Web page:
Before comparing AWS ECS vs Kubernetes, let’s get back to containers.
Containers have rapidly increased in popularity by making it easy to develop, promote and deploy code consistently across different environments. Containers are an abstraction at the application layer, wrapping up your code with necessary libraries, dependencies, and environment settings into a single executable package.
Containers are intended to simplify the deployment of code, but managing thousands of them is no simple task. When it comes to creating highly available deployments, scaling up and down according to load, checking container health and replacing unhealthy containers with new ones, exposing ports and load balancing — another tool is needed. This is where container orchestration comes in.
Containers and microservices go hand in hand, significantly increasing the volume of individual services running in a typical environment compared to the number of monoliths running in a traditional environment. With this added complexity, container orchestration is a must for any realistic deployment at scale.
Aside from orchestration issues, another issue remains to be solved — where and how can containers be run? Additional tools are needed to run a cluster and manage cluster infrastructure. Fortunately, we have a few choices to fill this need.
Docker has become the defacto standard for creating containers. For orchestration and cluster management ECS vs Kubernetes are two popular choices, each with their own pros and cons.
AWS Elastic Container Service (ECS)
One solution is to offload the work of cluster management to AWS through the use of Amazon’s Elastic Container Service (ECS). ECS is a good solution for organizations who are already familiar with Amazon Web Services. A cluster can be configured and deployed with just a few clicks, backed by EC2 instances you manage or by Fargate, a fully managed cluster service.
Pros: Terminology and underlying compute resources will be familiar to existing AWS users. Fast and easy to get started, easily scaled up and down to meet demand. Integrates well with other AWS services. One of the simplest ways to deploy highly available containers at scale for production workloads.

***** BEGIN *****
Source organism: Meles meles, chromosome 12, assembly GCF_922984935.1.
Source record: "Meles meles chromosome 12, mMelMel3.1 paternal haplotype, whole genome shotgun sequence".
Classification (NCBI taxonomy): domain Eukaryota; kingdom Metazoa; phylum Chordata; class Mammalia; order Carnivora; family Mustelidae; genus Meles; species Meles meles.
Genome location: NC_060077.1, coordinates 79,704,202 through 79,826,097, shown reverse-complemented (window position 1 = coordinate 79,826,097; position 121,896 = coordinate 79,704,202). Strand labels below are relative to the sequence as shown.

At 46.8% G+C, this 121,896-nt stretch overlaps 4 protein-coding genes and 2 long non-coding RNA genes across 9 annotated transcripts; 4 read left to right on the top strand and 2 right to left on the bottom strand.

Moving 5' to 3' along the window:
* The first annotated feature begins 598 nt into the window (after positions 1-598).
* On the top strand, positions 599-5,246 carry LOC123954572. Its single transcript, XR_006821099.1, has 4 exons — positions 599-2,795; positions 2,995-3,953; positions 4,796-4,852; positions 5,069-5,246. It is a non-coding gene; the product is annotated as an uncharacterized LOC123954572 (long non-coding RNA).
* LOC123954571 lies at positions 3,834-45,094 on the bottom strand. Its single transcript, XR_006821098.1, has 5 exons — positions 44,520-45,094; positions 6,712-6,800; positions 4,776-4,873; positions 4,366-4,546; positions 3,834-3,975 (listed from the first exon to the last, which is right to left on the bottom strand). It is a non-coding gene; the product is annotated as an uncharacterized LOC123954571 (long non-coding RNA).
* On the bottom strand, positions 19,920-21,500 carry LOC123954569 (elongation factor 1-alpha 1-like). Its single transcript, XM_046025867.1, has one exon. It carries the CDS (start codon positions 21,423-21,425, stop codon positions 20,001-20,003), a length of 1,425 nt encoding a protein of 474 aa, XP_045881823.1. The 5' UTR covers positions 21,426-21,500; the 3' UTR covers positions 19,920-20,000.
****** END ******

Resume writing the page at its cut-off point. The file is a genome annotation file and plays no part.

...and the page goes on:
Cons: Proprietary solution. Vendor lock-in: containers are easily moved to other platforms, but configuration is specific to ECS. No access to cluster nodes in Fargate makes troubleshooting difficult. Not customizable and doesn’t work well for non-standard deployments.
Bottom Line: Fast and easy to use, especially for existing AWS users. Great option for small teams who don’t want to maintain their own cluster. But vendor lock-in and the inability to customize or extend the solution may be an issue for larger enterprises.
For advanced users, Kubernetes offers the most robust toolset for managing both clusters and the workloads run on them. One of the most popular open-source projects on GitHub and backed by Google, Microsoft, and others, Kubernetes is the most popular solution for deploying containers in production. The platform is well-documented and extensible, allowing organizations to customize it to fit their needs. Although it is fairly complex to set up, many managed solutions are available including EKS from AWS, GKE from GCP, AKS from Azure, PKS from Pivotal and now even Docker offers their own hosted Kubernetes Service.
Pros: The most popular and widely adopted tool in the space for large enterprise deployments. Backed by a large open-source community and big tech companies. Flexible and extensible to work in any environment.
Cons: Complex to learn, difficult to set up, configure and maintain. Lacks compatibility with Docker Swarm and Compose CLI and manifests.
Bottom Line: For true enterprise-level cluster and container management, nothing beats Kubernetes. Although complex, ultimately that complexity translates into additional features that prove extremely valuable as your containerized workload begins to scale. As cloud vendors race to simplify things with managed k8s offerings, it will only get easier to deploy and maintain a cluster in Kubernetes.
Source: medium.com (adapted)
Author Madhu Dm, an AWS Cloud Developer